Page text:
California governor vetoes state tax deduction bill for cannabis businesses

California Gov. Jerry Brown vetoed a bill that would have given a tax break to all licensed marijuana businesses, dealing a setback to MJ companies hoping to reduce their state tax bills.

The measure – Assembly Bill 1863, approved by the Legislature earlier this summer – would have allowed licensed cannabis companies to take tax deductions under the state Personal Income Tax Law. If Brown had signed the measure into law, it would have gone into effect for the 2018 tax year.

The bill came with an estimated price tag to the state of $13 million per $1 billion in retail cannabis sales, according to an analysis by the state Senate Appropriations Committee.

“Given the cost to the General Fund, this proposal is best evaluated as part of the budget process,” the governor wrote in his veto message Wednesday.

The veto is likely to be met with dismay by California marijuana businesses, which already are struggling to make ends meet given the cost of complying with new state regulations and high local taxes. They also face a federal tax burden under 280E that typically results in MJ companies paying a federal tax rate of 70%-90%.

4 comments on “California governor vetoes state tax deduction bill for cannabis businesses
  1. Mark on

    Taxing the industry too much shows the real reason for this mock legalization….. Money for the democrat coffers … I can only hope that California falls into the ocean or is given back to Mexico …

    Reply
  2. gregory theodorides on

    Just another Bump set before Us. Taxes are paid , well…when you pay them. This is NOT BAD NEWS…for many reasons. Just think about the whole Thing not just today.
    Good businesses thrive inspite of and outlast Politicians and thier corruption. Make a little less now, look at the longer picture.
    Greg Theo

    Reply
  3. George Bianchini on

    Just one more reason to go old school (black market). Another onerous regulation. Clearly in violation of prop 64’s prime directive. This violates regulation #26013 which states:

    “Nor shall such regulations make compliance so onerous that the operation under a cannabis license is not worthy of being carried out in practice by a reasonably prudent businessperson.”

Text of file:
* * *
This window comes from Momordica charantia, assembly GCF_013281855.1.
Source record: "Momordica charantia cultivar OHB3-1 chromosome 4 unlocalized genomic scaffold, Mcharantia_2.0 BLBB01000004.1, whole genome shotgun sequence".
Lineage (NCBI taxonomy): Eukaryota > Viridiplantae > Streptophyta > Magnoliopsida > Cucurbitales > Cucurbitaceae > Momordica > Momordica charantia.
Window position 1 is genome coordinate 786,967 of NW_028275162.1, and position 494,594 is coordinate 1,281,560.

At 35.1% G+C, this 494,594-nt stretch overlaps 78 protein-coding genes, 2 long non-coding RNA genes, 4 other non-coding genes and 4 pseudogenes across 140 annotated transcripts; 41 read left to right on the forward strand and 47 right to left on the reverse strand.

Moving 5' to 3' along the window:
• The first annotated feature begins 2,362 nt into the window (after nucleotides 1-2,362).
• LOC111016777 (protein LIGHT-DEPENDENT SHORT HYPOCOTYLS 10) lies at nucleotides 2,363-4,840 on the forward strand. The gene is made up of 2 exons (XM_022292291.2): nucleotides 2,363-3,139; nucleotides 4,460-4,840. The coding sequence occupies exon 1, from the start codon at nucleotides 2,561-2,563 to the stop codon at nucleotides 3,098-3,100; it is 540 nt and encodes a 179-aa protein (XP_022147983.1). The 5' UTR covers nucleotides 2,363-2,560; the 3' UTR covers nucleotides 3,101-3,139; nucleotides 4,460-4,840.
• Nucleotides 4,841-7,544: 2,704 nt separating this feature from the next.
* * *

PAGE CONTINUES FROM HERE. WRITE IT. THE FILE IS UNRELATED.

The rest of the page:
Then we have regulation #26014, which has been dealt with in a Trumpium way: the complete opposite of what the public voted for.

    Per Business and Professions Code Section 26014:

    (a) The bureau shall convene an advisory committee to advise the licensing authorities on the development of standards and regulations pursuant to this division, including best practices and guidelines that protect public health and safety while ensuring a regulated environment for commercial cannabis activity that does not impose such barriers so as to perpetuate, rather than reduce and eliminate, the illicit market for cannabis.

    The rules and regulation the BCC is TRYING to shove down our necks has created the “perfect storm” for the black market. The illicit market now gets an unlimited supply of cheap product and very happy customers. Their volume will increase and if caught most will receive a penalty far less than before prop 64.

    Gavin oh Gavin, you’ve got some serious house work to do after the election. Provide what the voters approved. You were the only California politician to promote and back prop 64, don’t let these sore losers destroy your hard work. This will follow you all the way to the White House, only you can fix this.
    Call me, you have my number, or stop by when your home.

    Reply

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